Sunday Happy Hour at Mambo Beach
Mambo Beach is the exactly kind of place which Jürgen and I normally avoid. Not only is it over-developed and crowded, it’s also attached to a shopping complex. But Mambo Beach isn’t necessarily just for tourists; Curaçaoans come here in droves, especially for the Sunday evening happy hour specials.
Among seasoned travelers, there’s definitely a shared conception that off-the-beaten-path adventures are inherently better than those which are popular. But if you refuse to do anything which might be commercial or too well-known, you’re shutting yourself off to a lot of experiences. So, every once in awhile, it’s good to visit a place like Mambo Beach.
Still, we showed up to Mambo with a bad attitude, ready to indulge our mockery. And the place was begging for it. All across the island, you see billboards for Mambo featuring beautiful, blonde women laughing and carrying shopping bags. To get to the beach, you have to walk through BLVD, an outdoor mall with the hottest names brands! And the trendiest fashions! It’s all so hot and trendy, JÃ¼rgen, we have to shop, shop, shop! And then we’ll be hungry… should we go to Chain Restaurant #1 or Chain Restaurant #2? They’re both so hot and trendy, let’s just flip a coin!
But after a few minutes of walking along the beach, we started lose the sarcasm and wake up to Mambo’s charms. Many of the bars here actually did look cool. And although the beach was crowded, it wasn’t overrun, particularly on the southern end near the Hemingway Bar. The lounge chairs were spaced out wide, the water was just as blue and beautiful as anywhere else on Curaçao, and there was a nice mix of foreigners and Curaçaoan families out for the day.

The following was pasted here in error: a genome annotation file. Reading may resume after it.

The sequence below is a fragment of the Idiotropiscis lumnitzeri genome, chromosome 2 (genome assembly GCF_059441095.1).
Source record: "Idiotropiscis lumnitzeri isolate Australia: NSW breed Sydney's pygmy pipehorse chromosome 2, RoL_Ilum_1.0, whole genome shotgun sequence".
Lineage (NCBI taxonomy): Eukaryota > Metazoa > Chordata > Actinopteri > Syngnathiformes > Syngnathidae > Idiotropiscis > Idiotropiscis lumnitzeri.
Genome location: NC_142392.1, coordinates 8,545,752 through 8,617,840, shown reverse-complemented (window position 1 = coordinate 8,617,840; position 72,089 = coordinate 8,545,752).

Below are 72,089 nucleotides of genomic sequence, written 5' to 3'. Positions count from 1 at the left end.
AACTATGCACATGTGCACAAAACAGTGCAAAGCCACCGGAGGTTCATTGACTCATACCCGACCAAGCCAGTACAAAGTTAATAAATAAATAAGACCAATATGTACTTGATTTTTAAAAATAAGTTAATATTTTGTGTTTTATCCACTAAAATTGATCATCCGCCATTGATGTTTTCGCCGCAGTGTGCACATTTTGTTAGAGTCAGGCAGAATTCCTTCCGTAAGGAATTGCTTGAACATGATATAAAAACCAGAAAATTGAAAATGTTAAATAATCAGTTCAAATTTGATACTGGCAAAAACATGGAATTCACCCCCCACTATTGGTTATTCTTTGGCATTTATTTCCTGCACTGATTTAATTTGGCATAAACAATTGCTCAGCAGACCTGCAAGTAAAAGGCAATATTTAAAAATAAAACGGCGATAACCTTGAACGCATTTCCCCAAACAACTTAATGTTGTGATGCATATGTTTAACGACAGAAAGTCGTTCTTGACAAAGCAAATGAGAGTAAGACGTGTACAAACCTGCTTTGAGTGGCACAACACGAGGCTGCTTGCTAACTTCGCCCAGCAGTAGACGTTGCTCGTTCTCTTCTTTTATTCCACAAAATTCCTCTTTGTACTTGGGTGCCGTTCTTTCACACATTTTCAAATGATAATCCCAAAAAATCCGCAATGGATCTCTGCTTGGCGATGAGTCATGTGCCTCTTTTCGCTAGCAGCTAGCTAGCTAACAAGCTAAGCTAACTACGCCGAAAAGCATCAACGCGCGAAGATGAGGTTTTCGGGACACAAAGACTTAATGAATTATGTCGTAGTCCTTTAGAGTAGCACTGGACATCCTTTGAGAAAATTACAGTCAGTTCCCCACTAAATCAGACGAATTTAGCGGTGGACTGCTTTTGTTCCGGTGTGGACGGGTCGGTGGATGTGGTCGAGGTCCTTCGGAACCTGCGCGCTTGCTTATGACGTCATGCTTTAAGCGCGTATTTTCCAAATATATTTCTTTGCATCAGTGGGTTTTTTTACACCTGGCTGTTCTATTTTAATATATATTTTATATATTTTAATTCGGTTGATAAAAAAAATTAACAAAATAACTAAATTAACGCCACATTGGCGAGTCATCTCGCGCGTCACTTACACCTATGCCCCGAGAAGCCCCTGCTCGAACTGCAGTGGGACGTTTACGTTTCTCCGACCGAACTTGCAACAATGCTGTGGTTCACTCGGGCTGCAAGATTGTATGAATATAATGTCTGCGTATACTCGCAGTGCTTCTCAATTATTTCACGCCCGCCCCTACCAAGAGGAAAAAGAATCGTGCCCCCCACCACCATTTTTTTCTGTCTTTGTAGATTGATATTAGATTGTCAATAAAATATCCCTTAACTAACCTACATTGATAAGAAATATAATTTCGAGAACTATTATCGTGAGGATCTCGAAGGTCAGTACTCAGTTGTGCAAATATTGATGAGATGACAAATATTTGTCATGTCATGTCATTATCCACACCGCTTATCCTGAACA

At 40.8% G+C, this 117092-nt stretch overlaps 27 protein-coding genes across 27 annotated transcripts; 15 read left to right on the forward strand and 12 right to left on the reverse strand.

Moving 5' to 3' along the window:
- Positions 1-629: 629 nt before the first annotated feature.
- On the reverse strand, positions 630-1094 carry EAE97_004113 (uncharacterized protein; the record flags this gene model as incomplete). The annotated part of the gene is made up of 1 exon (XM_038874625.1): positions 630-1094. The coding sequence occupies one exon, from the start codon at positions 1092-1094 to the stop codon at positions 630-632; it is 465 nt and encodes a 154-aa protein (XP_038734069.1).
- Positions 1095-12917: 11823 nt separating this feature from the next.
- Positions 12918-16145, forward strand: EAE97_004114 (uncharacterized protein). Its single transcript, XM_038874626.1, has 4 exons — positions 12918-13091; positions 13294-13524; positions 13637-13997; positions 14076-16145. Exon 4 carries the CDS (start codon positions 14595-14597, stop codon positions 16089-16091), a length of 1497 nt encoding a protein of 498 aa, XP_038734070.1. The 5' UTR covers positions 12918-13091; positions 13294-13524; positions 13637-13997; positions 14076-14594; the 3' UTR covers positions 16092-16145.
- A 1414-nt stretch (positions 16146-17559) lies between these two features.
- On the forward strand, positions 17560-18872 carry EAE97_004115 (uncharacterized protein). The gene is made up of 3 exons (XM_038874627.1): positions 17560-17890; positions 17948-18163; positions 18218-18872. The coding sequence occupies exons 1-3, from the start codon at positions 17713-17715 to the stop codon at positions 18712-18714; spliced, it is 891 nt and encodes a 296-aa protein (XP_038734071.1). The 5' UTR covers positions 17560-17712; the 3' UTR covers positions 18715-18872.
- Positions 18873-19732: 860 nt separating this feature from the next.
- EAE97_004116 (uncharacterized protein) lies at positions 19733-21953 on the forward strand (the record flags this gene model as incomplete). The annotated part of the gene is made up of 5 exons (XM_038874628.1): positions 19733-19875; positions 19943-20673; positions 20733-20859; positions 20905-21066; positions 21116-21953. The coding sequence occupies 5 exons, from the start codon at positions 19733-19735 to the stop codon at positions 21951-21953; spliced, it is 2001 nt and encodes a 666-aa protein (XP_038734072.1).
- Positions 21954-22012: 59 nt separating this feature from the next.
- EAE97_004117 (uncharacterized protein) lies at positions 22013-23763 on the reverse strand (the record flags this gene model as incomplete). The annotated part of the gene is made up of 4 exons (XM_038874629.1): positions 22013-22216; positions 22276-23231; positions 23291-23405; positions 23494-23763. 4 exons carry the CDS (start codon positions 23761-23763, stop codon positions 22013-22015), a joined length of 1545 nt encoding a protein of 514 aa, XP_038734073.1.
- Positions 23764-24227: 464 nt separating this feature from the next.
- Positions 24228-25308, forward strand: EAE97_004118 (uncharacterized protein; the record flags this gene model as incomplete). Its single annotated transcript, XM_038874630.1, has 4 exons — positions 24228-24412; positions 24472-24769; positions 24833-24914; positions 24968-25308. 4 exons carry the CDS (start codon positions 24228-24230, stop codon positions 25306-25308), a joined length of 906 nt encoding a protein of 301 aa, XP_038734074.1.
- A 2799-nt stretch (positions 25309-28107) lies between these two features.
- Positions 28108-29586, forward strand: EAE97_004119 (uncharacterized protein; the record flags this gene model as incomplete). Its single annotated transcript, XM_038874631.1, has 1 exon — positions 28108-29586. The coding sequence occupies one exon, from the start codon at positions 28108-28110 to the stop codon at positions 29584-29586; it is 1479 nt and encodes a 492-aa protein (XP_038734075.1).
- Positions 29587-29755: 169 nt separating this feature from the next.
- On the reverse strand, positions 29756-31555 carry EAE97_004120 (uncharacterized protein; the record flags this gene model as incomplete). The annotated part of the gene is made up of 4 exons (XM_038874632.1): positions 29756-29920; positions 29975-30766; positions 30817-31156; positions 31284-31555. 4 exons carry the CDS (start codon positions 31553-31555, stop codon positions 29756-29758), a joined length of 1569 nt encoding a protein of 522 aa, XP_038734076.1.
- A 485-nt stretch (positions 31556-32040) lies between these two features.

“And fine, there’s shopping,” I scolded myself, suddenly embarrassed of my prior sneering. “As though I’ve never been to a mall.”
We scouted out the entire beach, before sitting down for a couple drinks at the Cabana Beach Bar, where there was an early happy hour special. Before long, we were chatting with this huge, body-building Curaçaoan guy who’d taken a seat next to us. He was a car enthusiast, and engaged us in a conversation about the East German Trabants which are still being driven around the island.
I’m not sure what that anecdote is meant to illustrate, except for the fact that Mambo Beach is a good place to meet and interact with an entertaining variety of people — weight-lifting, car-obsessed Curaçaoans, for instance. That’s especially true on Sunday, when everyone is drinking and having a good time. As the Cabana’s drink special came to a close, the one at the neighboring bar began, so we moved over.
Wet ‘n’ Wild’s Sunday Happy Hour is something of a Curaçao institution, and the single most frequent recommendation we get when asking about fun nightlife. There’s a DJ set up on the beach, generous discounts on beers and spirits, and a large crowd on hand… and it’s as enjoyable as it sounds. We had arrived at Mambo Beach with cynical attitudes, but left with happy buzzes and a rekindled appreciation for the fact that over-developed, crowded, commercial activities can also be worthwhile. Not always, but it’s possible.